Saturday, October 22 2016


City reduces tap water leakage

Update: September, 09/2016 - 09:00
The Thủ Đức Water Plant No.3 in HCM City’s Thủ Đức District supplies some 300,000 cu.m a day to the city. — VNA/VNS Photo Hoàng Hải
Viet Nam News

HCM CITY — The tap water leakage rate in HCM City has reduced to 27.8 per cent, down 2.6 percentage points from the end of last year, according to the State-owned Sài Gòn Water Supply Corporation (Sawaco).

At this rate, the city loses around 556,000 cu.m of water, or VNĐ3 billion (US$136,000), daily.

Speaking at a forum on Wednesday, deputy general director of Sawaco, Bùi Thanh Giang, said the rate of leakage reduced by 2 percentage points a year in 2011-15.

A lack of resources is preventing efforts to reduce the leakage rate since there are many old and dilapidated pipes, he said.

An official from the Bến Thành Water Supply Company said the water supply network in the city centre, including Districts 1 and 3, was built 60-80 years ago but replacing dilapidated pipes is not easy because of the funds shortage and the fact some streets cannot be dug up for the task.

The company however plans to replace some 150km of old and dilapidated pipes by 2020, the official said.

Trần Thị Cẩm Vân, deputy director of the Tân Hoà Water Supply Joint Stock Company, said in the first six months of the year there were 2,733 cases of leaks in her company’s supply area.

Most were caused by breakages in pipes, she said.

Theft of water also caused huge losses, she said.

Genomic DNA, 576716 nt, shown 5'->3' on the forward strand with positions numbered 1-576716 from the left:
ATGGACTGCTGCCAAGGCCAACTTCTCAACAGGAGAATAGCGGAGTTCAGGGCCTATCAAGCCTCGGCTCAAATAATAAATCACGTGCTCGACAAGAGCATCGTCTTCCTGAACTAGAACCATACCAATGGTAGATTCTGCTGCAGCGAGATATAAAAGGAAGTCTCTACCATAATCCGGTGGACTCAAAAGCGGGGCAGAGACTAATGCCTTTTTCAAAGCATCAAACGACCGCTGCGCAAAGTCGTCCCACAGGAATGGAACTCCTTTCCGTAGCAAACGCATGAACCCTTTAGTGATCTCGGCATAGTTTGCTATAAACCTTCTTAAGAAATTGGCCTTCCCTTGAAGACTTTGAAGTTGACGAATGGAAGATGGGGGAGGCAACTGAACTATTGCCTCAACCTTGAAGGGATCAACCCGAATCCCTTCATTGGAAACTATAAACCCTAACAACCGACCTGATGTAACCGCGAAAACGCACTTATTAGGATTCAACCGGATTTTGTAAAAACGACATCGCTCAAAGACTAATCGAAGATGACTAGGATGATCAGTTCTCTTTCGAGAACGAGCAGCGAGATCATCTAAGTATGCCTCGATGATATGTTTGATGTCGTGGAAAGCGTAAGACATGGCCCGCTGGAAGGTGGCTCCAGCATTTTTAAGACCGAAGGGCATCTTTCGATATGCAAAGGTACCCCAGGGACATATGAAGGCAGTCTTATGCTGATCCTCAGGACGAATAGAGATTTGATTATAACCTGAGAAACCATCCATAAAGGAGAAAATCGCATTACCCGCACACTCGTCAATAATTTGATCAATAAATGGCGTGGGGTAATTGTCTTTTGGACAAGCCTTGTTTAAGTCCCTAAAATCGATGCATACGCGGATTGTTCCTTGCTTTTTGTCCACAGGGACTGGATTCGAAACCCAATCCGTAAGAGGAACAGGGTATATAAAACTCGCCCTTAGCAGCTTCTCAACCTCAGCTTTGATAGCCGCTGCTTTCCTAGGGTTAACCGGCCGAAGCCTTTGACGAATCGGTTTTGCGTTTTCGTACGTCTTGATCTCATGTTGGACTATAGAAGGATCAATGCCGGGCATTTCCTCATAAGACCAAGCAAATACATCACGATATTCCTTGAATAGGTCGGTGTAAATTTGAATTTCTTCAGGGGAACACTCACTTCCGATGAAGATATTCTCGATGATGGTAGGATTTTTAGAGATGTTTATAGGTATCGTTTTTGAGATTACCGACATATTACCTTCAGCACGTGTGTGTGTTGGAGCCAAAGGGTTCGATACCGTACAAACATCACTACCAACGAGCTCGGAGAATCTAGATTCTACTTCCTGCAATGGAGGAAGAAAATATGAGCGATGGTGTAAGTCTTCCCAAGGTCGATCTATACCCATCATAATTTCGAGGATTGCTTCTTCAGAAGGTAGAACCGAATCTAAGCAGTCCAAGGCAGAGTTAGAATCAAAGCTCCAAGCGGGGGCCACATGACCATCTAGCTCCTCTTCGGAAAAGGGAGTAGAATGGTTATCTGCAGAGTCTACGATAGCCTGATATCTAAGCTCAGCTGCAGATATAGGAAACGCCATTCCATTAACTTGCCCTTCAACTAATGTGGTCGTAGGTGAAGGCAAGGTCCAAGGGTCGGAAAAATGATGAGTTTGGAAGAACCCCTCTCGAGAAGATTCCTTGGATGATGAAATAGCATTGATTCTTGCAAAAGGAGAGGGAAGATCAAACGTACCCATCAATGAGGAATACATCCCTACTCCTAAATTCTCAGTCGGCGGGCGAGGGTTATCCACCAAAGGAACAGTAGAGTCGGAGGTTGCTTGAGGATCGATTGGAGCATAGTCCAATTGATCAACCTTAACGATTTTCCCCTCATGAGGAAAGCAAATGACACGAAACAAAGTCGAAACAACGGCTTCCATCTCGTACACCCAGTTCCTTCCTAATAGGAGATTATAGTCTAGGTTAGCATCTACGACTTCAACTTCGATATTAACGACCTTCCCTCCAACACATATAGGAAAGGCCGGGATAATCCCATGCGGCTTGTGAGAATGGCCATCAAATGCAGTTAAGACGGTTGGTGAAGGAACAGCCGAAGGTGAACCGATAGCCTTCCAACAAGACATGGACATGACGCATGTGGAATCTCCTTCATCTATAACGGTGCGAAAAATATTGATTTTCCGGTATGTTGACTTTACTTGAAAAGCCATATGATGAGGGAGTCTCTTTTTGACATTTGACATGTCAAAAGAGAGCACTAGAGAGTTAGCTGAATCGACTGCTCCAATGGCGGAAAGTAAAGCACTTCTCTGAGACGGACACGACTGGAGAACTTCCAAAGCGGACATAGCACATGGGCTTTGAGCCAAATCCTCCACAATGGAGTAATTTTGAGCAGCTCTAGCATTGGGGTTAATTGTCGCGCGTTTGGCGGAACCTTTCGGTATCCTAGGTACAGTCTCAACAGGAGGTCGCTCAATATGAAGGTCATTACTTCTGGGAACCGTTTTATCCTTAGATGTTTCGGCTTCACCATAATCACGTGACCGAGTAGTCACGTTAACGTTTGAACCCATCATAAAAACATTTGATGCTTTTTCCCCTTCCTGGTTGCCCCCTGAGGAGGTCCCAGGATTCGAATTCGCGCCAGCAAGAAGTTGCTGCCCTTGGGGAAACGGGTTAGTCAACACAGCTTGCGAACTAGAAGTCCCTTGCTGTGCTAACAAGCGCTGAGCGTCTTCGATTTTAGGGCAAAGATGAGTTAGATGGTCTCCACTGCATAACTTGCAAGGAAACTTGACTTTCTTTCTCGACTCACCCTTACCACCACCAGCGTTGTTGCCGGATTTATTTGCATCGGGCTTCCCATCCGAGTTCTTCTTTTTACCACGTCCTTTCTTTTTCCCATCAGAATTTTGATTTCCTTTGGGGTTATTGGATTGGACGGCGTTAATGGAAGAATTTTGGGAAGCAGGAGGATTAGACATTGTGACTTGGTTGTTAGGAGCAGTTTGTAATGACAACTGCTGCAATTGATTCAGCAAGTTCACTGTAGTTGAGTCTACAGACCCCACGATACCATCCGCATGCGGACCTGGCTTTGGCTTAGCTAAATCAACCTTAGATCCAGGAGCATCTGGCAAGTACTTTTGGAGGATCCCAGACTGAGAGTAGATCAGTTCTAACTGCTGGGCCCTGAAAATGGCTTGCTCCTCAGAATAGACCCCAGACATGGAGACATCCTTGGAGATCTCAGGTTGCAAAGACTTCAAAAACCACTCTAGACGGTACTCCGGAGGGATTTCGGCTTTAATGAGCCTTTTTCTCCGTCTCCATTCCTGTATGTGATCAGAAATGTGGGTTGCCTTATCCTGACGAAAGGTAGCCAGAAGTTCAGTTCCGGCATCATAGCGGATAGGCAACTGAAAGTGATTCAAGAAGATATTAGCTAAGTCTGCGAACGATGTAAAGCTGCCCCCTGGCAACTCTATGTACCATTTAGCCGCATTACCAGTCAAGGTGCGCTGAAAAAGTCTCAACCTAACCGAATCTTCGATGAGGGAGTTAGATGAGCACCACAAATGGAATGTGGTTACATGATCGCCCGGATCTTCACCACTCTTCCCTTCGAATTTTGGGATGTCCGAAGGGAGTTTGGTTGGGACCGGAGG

The company discovered five cases in which more than 12,000 cu.m were stolen this year, she said.

By moving nearly 20,000 water meters from inside consumers’ houses to outside and upgrading water pipes, Tân Hoà has managed to reduce the leakage rate from 35 per cent at the beginning of this year to 29.4 per cent now, she added.

Giang, deputy general director of Sawaco, said to reduce the leakage rate to 25 per cent by 2020 water meters would be moved out of houses.

The company would also actively monitor breakages in pipes to fix them in time and increase the use of information technology to manage and reduce the leakage rate, he said.

Nguyễn Văn Tám, deputy director of the city Department of Transport, said the city’s foundation is weak and sinking, which frequently causes pipelines to break.

He urged Sawaco to prioritise investment in areas with high rates of water leakage caused by old and dilapidated pipes.

When the water supply network covers the entire city, households would be stopped from using bore wells, he said.

The city targets supplying tap water to all households by the end of this year.

In Củ Chi District, only around 54 per cent of the 31,283 households that have water meters installed use tap water, according to the Sài Gòn Water Infrastructure Company.

In other districts like Bình Tân and Hóc Môn too, many households prefer using water from bore wells rather than taps. —VNS


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